Paratyphoid fever, also known simply as paratyphoid, is a bacterial infection caused by one of the three types of Salmonella enterica. Symptoms usually begin 6–30 days after exposure and are the same as those of typhoid fever. Often, a gradual onset of a high fever occurs over several days. Weakness, loss of appetite, and headaches also commonly occur. Some people develop a skin rash with rose-colored spots. Without treatment, symptoms may last weeks or months. Other people may carry the bacteria without being affected; however, they are still able to spread the disease to others. Both typhoid and paratyphoid are of similar severity. Paratyphoid and typhoid fever are types of enteric fever.
The discovery of disease-causing pathogens is an important activity in the field of medical science. Many viruses, bacteria, protozoa, fungi, helminthes and prions are identified as a confirmed or potential pathogen. In the United States, a Centers for Disease Control program, begun in 1995, identified over a hundred patients with life-threatening illnesses that were considered to be of an infectious cause, but that could not be linked to a known pathogen. The association of pathogens with disease can be a complex and controversial process, in some cases requiring decades or even centuries to achieve.
Meningitis is an acute inflammation of the protective membranes covering the brain and spinal cord, known collectively as the meninges. The most common symptoms are fever, headache, and neck stiffness. Other symptoms include confusion or altered consciousness, vomiting, and an inability to tolerate light or loud noises. Young children often exhibit only nonspecific symptoms, such as irritability, drowsiness, or poor feeding. If a rash is present, it may indicate a particular cause of meningitis; for instance, meningitis caused by meningococcal bacteria may be accompanied by a characteristic rash.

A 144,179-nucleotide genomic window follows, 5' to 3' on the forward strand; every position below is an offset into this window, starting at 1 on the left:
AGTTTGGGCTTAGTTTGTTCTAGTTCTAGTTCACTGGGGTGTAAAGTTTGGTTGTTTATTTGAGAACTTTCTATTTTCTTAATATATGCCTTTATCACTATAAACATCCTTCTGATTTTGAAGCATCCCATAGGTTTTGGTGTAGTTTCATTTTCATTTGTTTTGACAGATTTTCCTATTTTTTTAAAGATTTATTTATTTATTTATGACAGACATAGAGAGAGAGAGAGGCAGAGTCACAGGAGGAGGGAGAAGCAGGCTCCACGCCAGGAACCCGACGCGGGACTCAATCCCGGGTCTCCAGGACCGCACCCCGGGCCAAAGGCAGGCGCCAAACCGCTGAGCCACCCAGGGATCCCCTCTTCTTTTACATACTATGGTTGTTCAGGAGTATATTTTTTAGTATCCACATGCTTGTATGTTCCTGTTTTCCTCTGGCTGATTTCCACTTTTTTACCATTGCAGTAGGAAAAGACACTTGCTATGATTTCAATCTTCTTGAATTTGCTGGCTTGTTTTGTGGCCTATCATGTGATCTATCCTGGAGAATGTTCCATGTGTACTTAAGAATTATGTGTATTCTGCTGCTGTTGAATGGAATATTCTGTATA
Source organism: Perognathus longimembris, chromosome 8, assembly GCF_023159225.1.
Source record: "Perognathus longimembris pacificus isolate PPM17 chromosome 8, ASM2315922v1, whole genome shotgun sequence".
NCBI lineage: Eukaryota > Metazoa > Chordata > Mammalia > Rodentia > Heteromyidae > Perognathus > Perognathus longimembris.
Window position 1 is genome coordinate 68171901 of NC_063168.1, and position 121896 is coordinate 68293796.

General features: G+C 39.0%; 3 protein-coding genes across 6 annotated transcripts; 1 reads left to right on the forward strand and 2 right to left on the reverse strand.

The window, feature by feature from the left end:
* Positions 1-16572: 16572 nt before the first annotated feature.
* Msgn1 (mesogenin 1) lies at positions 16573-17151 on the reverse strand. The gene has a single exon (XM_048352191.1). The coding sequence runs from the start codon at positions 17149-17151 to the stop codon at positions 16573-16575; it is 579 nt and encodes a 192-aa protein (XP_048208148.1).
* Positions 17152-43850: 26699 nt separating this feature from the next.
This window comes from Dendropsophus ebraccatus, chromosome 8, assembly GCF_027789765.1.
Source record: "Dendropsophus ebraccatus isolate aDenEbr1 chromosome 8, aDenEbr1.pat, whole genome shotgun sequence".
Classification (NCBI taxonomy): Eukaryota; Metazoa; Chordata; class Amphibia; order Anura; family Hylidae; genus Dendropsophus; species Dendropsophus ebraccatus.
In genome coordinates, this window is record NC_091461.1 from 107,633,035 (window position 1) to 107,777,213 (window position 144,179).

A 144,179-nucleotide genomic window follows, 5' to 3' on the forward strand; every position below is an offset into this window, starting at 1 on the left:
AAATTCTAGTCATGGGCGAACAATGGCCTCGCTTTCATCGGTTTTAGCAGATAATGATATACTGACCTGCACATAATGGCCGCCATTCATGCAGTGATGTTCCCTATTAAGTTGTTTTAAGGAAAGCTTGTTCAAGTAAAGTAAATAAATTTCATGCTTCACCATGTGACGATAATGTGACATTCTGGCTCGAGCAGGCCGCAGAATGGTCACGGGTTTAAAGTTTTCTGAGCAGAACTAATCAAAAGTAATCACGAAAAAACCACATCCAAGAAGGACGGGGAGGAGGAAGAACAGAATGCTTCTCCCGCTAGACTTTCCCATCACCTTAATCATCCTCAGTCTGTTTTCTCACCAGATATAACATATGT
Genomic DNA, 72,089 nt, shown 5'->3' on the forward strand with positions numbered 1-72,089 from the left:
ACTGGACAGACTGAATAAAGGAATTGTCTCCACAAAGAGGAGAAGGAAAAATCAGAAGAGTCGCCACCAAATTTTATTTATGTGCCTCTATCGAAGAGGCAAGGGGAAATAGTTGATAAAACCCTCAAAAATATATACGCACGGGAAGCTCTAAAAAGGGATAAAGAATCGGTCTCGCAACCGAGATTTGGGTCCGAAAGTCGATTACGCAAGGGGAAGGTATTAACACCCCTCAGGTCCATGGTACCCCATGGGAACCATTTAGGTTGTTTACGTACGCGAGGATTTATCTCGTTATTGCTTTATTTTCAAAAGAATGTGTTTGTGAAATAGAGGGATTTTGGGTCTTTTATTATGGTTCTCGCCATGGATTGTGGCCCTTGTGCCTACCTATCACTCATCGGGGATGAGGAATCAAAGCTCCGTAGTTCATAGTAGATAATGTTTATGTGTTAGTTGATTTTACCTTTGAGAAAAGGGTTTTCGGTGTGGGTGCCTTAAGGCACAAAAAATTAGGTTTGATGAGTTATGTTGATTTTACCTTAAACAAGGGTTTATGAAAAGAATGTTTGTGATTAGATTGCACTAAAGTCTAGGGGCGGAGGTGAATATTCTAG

Enteroinvasive Escherichia coli (EIEC) is a type of pathogenic bacteria whose infection causes a syndrome that is identical to shigellosis, with profuse diarrhea and high fever. EIEC are highly invasive, and they use adhesin proteins to bind to and enter intestinal cells. They produce no toxins, but severely damage the intestinal wall through mechanical cell destruction.
IOMAI was a Biotech company founded in 1997 by Gregory Glenn M.D. of the Walter Reed Army Institute of Research and Dean Lewis, a World Bank employee. The company was the first to develop the concept of transcutaneous immunization, delivery of vaccines to the skin using a patch or similar method. This provided a means to stimulate robust immune responses safely as the skin patch-based immunization targeted Langerhans cells in the skin. The patch technology underwent extensive evaluation in the context of a traveler's diarrhea vaccine which entered Phase 3 pivotal trials in 2009. IOMAI was acquired by Intercell in 2008 and the technology was the subject of a development license to GSK in 2009. Dr. Glenn pioneered needle free delivery to the skin and spawned general interest in skin-targeting vaccine technologies, including intradermal delivery and the use of the heat labile toxin as an adjuvant and the adjuvant patch.
Escherichia coli ( Anglicized to ; commonly abbreviated E. coli) is a gram-negative, rod-shaped bacterium that is commonly found in the lower intestine of warm-blooded organisms (endotherms). Most E. coli strains are harmless, but some serotypes are pathogenic and can cause serious food poisoning in humans, and are occasionally responsible for product recalls. E. coli are also responsible for a majority of cases of urinary tract infections. The harmless strains are part of the normal flora of the gut, and can benefit their hosts by producing vitamin K2, and by preventing the establishment of pathogenic bacteria within the intestine.
In molecular biology, the heat-labile enterotoxin family includes Escherichia coli heat-labile enterotoxin (Elt) and cholera toxin (Ctx) secreted by Vibrio cholerae.
Enteroaggregative Escherichia coli are a pathotype of Escherichia coli associated with acute and chronic diarrhea in both the developed and developing world. EAEC are defined by their "stacked-brick" pattern of adhesion to the human laryngeal epithelial cell line HEp-2. The pathogenesis of EAEC involves the aggregation of and adherence of the bacteria to the intestinal mucosa, where they elaborate enterotoxins and cytotoxins that damage host cells and induce inflammation that results in diarrhea.